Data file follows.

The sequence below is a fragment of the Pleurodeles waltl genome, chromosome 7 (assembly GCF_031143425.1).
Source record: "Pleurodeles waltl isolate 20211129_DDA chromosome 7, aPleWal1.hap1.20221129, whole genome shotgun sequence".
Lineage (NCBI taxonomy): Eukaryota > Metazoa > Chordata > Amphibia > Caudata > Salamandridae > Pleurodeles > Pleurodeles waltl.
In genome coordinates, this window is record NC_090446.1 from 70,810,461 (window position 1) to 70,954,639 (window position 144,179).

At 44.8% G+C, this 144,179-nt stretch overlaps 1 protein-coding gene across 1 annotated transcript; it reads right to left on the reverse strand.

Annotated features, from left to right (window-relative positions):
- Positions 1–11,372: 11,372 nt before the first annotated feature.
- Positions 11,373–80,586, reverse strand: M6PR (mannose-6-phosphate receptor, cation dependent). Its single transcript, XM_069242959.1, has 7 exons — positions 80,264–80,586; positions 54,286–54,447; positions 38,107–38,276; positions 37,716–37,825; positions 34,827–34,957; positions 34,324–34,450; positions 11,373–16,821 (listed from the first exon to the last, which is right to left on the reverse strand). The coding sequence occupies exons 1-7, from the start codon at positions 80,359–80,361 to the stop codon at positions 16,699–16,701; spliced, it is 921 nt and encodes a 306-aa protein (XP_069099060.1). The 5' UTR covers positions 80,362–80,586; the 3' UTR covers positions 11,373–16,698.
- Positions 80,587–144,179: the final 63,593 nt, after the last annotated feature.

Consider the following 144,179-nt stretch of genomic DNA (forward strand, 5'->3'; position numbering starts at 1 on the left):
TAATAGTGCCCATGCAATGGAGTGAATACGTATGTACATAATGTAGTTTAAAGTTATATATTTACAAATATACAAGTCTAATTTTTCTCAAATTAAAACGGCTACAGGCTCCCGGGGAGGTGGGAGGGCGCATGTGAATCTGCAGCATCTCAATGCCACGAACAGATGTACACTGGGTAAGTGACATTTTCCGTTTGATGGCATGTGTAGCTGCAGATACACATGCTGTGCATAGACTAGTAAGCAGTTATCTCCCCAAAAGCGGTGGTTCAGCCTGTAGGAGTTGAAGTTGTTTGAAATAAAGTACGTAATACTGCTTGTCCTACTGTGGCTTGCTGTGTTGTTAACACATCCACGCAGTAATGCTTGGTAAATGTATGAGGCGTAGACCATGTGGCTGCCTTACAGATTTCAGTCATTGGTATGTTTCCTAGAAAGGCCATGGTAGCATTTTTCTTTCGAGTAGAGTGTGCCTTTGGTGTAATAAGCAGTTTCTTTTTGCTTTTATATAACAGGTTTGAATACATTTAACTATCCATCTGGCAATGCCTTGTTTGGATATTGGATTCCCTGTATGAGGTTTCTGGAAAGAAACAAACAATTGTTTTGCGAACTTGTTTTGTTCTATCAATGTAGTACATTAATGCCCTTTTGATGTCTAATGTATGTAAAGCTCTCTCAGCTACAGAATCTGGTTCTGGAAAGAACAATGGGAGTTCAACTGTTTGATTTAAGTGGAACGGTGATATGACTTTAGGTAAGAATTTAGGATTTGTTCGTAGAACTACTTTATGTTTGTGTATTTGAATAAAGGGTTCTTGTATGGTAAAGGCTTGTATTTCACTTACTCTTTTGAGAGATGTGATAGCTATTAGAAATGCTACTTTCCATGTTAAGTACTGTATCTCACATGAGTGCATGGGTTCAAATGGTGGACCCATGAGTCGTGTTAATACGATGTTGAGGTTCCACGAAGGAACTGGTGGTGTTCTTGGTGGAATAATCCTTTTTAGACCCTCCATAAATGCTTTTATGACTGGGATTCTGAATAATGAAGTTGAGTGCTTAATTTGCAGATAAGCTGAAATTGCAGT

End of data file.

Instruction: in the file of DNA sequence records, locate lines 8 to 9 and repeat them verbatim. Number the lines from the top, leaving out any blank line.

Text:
- Positions 11,373–80,586, reverse strand: M6PR (mannose-6-phosphate receptor, cation dependent). Its single transcript, XM_069242959.1, has 7 exons — positions 80,264–80,586; positions 54,286–54,447; positions 38,107–38,276; positions 37,716–37,825; positions 34,827–34,957; positions 34,324–34,450; positions 11,373–16,821 (listed from the first exon to the last, which is right to left on the reverse strand). The coding sequence occupies exons 1-7, from the start codon at positions 80,359–80,361 to the stop codon at positions 16,699–16,701; spliced, it is 921 nt and encodes a 306-aa protein (XP_069099060.1). The 5' UTR covers positions 80,362–80,586; the 3' UTR covers positions 11,373–16,698.
- Positions 80,587–144,179: the final 63,593 nt, after the last annotated feature.